Here are a couple of the ideas I suggested:

1. Slow down. Take maybe 10% of the time you devote to your own blog, and use it to read a little more broadly, think a little longer, comment on some blogs you don't visit very much. Shifting gears is good for the brain, so you'll benefit, and your comments will leave some feedback that those bloggers have been craving (and I'm not talking about stats here, I'm talking about engagement).

2. Stop. As a variation on #1, let's all declare a blog holiday: everyone refrains from publishing blog posts for one day, and just comments, again preferably on blogs you haven't focused on lately. Face it, just about any blog --even the top 1000-- or its readership, would not suffer if it's volume were reduced by 5% or so. In return, more people will have a little more time to read what you've already got, and maybe give you some interesting feedback you otherwise would have missed. We slow thinkers actually have things to say now and then, so give us a chance.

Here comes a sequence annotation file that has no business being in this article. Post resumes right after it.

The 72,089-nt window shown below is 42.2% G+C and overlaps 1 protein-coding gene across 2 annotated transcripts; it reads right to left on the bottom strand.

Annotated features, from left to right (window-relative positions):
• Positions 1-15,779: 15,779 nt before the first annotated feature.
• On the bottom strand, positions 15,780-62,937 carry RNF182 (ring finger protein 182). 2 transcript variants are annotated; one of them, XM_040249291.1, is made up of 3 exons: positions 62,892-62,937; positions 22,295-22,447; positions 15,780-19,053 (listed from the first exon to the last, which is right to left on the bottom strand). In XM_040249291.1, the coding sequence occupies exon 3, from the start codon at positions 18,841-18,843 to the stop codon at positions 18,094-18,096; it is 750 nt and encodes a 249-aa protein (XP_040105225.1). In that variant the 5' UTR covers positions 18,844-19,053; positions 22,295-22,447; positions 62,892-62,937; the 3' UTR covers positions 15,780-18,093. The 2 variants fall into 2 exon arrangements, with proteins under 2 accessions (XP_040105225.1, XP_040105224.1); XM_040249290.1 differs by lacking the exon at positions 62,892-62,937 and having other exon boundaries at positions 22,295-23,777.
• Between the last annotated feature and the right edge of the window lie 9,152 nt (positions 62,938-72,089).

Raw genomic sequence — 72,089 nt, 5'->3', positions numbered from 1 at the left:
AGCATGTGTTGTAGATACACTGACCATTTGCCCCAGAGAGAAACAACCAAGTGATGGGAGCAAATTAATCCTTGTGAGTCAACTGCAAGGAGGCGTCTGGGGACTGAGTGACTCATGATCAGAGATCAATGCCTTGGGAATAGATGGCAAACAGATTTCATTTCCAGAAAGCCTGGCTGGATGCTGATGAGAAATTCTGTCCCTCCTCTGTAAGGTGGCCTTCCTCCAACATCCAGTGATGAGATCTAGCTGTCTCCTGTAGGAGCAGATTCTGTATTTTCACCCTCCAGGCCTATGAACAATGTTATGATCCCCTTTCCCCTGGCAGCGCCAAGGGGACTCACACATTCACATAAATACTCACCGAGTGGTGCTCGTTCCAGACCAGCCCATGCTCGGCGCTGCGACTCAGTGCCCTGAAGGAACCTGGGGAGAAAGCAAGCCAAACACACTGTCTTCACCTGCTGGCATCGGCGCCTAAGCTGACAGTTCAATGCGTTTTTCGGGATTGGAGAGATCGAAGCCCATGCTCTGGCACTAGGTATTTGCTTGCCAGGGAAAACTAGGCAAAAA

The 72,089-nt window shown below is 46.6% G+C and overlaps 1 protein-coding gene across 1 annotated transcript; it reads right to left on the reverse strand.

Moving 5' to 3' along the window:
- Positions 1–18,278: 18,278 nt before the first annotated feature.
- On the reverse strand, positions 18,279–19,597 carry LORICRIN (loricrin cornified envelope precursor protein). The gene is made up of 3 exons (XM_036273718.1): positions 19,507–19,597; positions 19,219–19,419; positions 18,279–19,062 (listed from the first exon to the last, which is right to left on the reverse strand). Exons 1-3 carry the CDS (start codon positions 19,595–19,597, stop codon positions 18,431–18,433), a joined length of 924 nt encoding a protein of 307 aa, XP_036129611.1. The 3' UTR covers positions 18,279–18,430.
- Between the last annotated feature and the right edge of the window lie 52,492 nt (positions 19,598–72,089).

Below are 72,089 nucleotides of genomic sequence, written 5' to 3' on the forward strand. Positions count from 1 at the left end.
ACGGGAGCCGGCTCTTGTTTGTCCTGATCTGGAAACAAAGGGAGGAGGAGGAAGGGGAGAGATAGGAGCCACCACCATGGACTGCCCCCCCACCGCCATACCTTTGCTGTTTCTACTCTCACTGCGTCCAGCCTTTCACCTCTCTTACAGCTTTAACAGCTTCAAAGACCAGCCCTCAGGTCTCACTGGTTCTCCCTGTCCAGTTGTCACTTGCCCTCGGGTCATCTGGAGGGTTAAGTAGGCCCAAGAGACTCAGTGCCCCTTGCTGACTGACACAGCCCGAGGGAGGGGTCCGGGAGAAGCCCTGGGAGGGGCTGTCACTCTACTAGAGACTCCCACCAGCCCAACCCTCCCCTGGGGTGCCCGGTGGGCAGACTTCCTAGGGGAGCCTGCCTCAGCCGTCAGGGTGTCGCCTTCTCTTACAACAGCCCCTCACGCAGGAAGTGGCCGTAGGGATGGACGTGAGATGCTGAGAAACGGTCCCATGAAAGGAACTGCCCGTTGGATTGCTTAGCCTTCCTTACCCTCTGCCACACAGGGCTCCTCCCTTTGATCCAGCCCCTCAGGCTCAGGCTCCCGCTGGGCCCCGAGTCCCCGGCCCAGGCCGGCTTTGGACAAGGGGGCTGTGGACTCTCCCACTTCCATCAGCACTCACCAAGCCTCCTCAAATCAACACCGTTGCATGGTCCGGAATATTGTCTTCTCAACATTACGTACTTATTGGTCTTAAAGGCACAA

Commented on your post :-)
I've been blogging on EFL since January 2004 - 1-6 posts a week, but I don't get more than 3-4 comments on a post and that's for a good post. I also reply to 90% of comments, unlike some blogs that I have commented on.



Win at School

Commercial Policy

If you are representing a commercial entity, please see the specific guidelines on your participation.





© 2024   Created by Steve Hargadon.   Powered by

Badges  |  Report an Issue  |  Terms of Service